Finally, Kiss appears. The supergroup takes an interest in Melissa's plight, and decides, between playing shows and lounging around in weird silver robes, to help. This devotion to a fan pits them against Devereaux, and thus do our titular characters met.
Devereaux sends an assortment of robots. Apparently, he's already rigged the Chamber of Horrors monsters to rise up at his command, and he can build robo-cat-apes and robo-Kiss duplicates in one afternoon.
Why was this guy working for Six Flags Magic Mountain, again?
The fight scenes require the foursome to use their metahuman abilities.
Paul Stanley, the Starchild, has nebulous and variable eye-beam powers. Gene Simmons, the Demon, breathes fire and speaks through a filter. Ace Frehley, the Space-Ace, has electric zapping powers. He can also teleport people, as he does in the Marvel Universe, though he doesn't use the ability effectively. Peter Criss, the Cat-Man, has the proportional strength and agility of a cat. All four have the power to be replaced by stunt doubles and acrobats when the script requires.
What they cannot do is act. Kiss's stage theatrics recall Japanese Kabuki Theatre or Chinese Opera. The make-up and spectacle have been designed to be viewed from a distance. Up close, their glitzy outfits, painted faces, and comic-book histrionics look, well, stupid.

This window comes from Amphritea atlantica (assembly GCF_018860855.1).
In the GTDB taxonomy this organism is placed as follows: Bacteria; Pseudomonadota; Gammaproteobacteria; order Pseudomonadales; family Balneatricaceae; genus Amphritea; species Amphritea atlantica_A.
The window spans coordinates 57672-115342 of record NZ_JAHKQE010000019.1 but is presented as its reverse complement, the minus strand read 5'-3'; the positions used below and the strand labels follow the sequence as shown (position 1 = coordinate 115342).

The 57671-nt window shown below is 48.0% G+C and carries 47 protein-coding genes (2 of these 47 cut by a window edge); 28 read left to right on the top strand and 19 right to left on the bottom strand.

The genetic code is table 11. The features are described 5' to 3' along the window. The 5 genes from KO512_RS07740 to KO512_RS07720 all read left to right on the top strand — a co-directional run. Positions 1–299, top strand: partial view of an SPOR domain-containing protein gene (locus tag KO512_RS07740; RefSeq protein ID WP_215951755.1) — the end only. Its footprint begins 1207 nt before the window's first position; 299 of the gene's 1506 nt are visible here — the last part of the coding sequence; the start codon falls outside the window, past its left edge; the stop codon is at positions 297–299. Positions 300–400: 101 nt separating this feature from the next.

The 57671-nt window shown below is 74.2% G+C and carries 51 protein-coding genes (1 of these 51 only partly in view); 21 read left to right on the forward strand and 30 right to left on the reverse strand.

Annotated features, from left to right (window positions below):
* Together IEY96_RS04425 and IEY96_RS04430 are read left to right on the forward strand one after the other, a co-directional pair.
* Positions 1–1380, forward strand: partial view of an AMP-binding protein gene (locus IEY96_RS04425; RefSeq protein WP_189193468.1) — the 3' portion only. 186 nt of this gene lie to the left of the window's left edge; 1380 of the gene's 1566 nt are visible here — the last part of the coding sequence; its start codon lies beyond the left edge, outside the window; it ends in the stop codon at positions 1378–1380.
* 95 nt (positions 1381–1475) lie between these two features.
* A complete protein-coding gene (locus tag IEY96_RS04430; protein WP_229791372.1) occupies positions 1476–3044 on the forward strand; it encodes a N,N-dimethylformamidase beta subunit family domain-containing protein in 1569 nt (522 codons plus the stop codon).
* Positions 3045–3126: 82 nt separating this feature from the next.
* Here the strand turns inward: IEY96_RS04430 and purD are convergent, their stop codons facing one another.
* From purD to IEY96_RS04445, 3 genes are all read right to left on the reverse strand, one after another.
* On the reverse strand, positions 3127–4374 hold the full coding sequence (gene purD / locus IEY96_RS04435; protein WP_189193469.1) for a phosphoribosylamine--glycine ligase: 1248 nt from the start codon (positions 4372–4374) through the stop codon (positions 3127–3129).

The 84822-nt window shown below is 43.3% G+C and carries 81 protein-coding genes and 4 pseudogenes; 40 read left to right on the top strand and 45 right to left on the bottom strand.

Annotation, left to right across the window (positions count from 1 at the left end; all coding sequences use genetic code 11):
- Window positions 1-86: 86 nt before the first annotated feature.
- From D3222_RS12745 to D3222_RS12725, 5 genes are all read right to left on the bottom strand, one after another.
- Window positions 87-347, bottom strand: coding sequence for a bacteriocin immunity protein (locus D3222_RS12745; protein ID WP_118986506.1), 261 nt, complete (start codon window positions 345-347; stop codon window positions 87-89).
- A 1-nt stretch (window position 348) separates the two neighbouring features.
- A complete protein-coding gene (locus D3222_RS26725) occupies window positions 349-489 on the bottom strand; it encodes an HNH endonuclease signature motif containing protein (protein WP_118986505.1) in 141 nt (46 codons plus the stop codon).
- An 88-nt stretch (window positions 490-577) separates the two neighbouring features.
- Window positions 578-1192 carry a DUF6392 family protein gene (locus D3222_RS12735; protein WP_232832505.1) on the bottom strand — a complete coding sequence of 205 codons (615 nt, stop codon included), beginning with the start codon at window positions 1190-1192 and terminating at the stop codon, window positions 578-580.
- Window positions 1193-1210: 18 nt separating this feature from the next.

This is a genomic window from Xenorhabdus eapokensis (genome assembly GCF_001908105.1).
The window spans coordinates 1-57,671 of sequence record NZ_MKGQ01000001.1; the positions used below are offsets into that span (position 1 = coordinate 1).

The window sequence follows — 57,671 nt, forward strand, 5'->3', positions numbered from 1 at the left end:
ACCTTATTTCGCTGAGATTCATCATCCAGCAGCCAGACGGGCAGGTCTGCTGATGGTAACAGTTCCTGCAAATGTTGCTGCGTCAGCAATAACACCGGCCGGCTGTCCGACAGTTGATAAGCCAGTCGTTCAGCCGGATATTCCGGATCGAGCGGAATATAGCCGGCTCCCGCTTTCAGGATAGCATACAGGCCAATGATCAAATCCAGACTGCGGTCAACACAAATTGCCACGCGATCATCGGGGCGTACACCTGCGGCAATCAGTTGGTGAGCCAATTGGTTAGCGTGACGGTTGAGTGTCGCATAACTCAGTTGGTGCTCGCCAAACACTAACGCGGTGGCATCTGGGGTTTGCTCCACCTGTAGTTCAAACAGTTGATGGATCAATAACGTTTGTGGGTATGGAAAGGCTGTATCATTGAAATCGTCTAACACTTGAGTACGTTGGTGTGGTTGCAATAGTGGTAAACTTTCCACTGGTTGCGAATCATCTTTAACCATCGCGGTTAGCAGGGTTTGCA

Despite fighting the good fight, the boys get captured, and find their magic talismans (the source of their powers) neutralized. Abner Devereaux imprisons them with a force-field (yet another invention that might have made him filthy rich). His pretty pointless evil plot comes to fruition as Kiss robots take the stage, singing "Rip! Rip! Rip and Destroy!" to the tune of "Hotter than Hell." This actually influences the crowd to a near-riot, thereby arguing the case of those who claim rock 'n' roll has a negative influence on the youth. Fortunately, the real Kiss manages to escape in the nick of time.
The concert footage constitutes the one small positive this film has to offer. Kiss, true to format, recycles some of their bigger hits, and we see them in context, on stage. This is fine if you're a Kiss fan. The incidental music, however, comes from a place beyond awful. Eerie scenes receive bad synthesizer, while 1970s cop show fight jazz scores the many battles.
Perhaps the best-known fact of this fiasco is that Peter Criss blew his lines, and would not redo them. Consequently, an actor dubbed over all of the Cat-Man's dialogue. Some sources claim he was stoned the whole time, while others say he was merely ticked off with Gene Simmons for involving the band in this project.
I'll go with the "ticked" explanation. Criss had plenty of reasons to be annoyed with Simmons for dragging him into this mess. I see no on-screen evidence that he was under the influence of drugs.
It seems possible, however, that the entire production staff was.